As the film opens, Jim Braddock is a successful boxer, providing a good life for his wife Mae (played by Renee Zellweger) and their three young children. Then Braddock breaks a hand and is beaten so badly in his subsequent fights that his license to box is revoked and he is forced into abject poverty in the early days of the Depression. He ends up looking for work as a daily stevedore on the Hoboken docks where he finds a friend in co-worker Mike (Paddy Considine), a former Wall Street stockbroker who has turned to trades unionism, one of the few fictional characters in the film and one whose dramatic arc serves as an explicit comment on the politics of the times, with a resonance for today’s America, where the call has again gone out that a headless government has failed their people.
The Braddock’s helpless poverty means Jim has little time to develop a radical politics; he’s too busy trying to find enough for them to eat, although the square-jawed Considine does very well in his few scenes. Braddock’s wife Mae would prefer he quit boxing, but knows how badly they need the money to get by with their three kids. They cannot pay bills, or feed their children with Howard showing the depth of the family’s collapse in a heart-breaking scene where Braddock passes a hat around a roomful of his former peers, looking for donations. With nothing left to lose, when Braddock is given hope of a comeback and the media pick up his story, he becomes the inspiration, a last beacon of hope for Americans who had forgotten hope existed. Through the tribulation, Braddock gets his chance at a fighting comeback, as his tender-hearted, and similarly broke manager Joe Gould (Paul Giamatti) pushes him past the sneering boxing commission, who think he’s a broken washout, and towards a shot at the title. Without enough time to train, or the nutrition to rebuild his strength, Braddock takes on the heavyweight champion Max Baer (Craig Bierko), a monster who has already killed two of his opponents and seems likely to put a halt to his outsized, outclassed and out of luck opponent’s return to the top.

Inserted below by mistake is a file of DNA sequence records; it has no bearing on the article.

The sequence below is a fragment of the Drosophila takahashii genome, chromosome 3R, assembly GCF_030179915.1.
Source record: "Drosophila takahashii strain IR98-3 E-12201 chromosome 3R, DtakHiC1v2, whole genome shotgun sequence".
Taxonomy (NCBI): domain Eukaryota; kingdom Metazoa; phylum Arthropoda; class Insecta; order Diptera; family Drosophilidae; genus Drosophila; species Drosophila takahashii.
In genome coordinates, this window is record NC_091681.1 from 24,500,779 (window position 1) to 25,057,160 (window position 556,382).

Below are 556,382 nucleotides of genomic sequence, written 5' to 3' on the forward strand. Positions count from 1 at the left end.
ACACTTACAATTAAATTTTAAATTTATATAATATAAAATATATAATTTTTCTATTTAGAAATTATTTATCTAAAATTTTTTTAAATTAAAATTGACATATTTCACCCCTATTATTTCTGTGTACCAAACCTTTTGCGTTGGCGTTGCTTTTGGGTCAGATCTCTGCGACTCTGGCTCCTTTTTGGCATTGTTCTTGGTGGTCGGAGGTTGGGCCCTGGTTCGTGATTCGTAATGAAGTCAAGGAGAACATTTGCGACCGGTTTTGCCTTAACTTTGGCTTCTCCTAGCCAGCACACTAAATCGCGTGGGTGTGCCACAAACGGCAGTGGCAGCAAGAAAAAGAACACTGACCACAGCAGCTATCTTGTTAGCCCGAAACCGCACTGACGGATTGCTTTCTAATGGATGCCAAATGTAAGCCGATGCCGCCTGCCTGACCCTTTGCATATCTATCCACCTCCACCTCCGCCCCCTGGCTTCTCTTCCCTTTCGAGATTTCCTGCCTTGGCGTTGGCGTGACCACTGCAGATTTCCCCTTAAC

Sounds slushy, doesn’t it? Thankfully, a tougher, more sober Howard and his regular scenarist Akiva Goldsman have reined in their tendency to pile on the schmaltz in delivering a beautifully developed story about pride and determination that provides the perfect platform for a career-defining performance from a beefed-up Crowe, with exceptional support from Zellwegger as the long-suffering wife and Paul Giamatti as Braddock’s manager and friend, Joe Gould. Both are revelatory, with Giamatti in particular delivering another note-perfect performance, but the film belongs to Crowe, who shows his mettle in the ring and his courage in the face of economic adversity. In making an explicit connection between Braddock's wavering career trajectory and disintegrating family life and America’s Great Depression and the rise of the trade union movement, the film sounds a depth that approaches the operatic majesty of Raging Bull and at all time feels real and never forced. Rather than try to punch above their weight, Howard and Crowe don’t attempt to ape the long tradition of brutal boxing films, although their film is both fierce and violent. What they have done is give their sports movie a convincing and affecting emotional core that might occasionally teeter on the edge of sentimentality but never falls into soppiness. The many fights are consistently finely paced and beautifully choreographed. Although fight fans are hardly short on cinematic pugilists, Cinderella Man doesn’t abandon its duty to provide some teeth-rattling fight scenes, with the ultimate fight providing some genuine tension and thrills. Crowe, unsurprisingly a convincing bruiser, proves again his ability to give great humanity and heart to what is a classically drawn one-note cinema hero, his eyes full of sadness and his pain altogether palpable. Cinderella Man is a rousing, heartbreaking film that inexplicably failed on its release in the US but fully deserves it’s more discerning autumn audience here.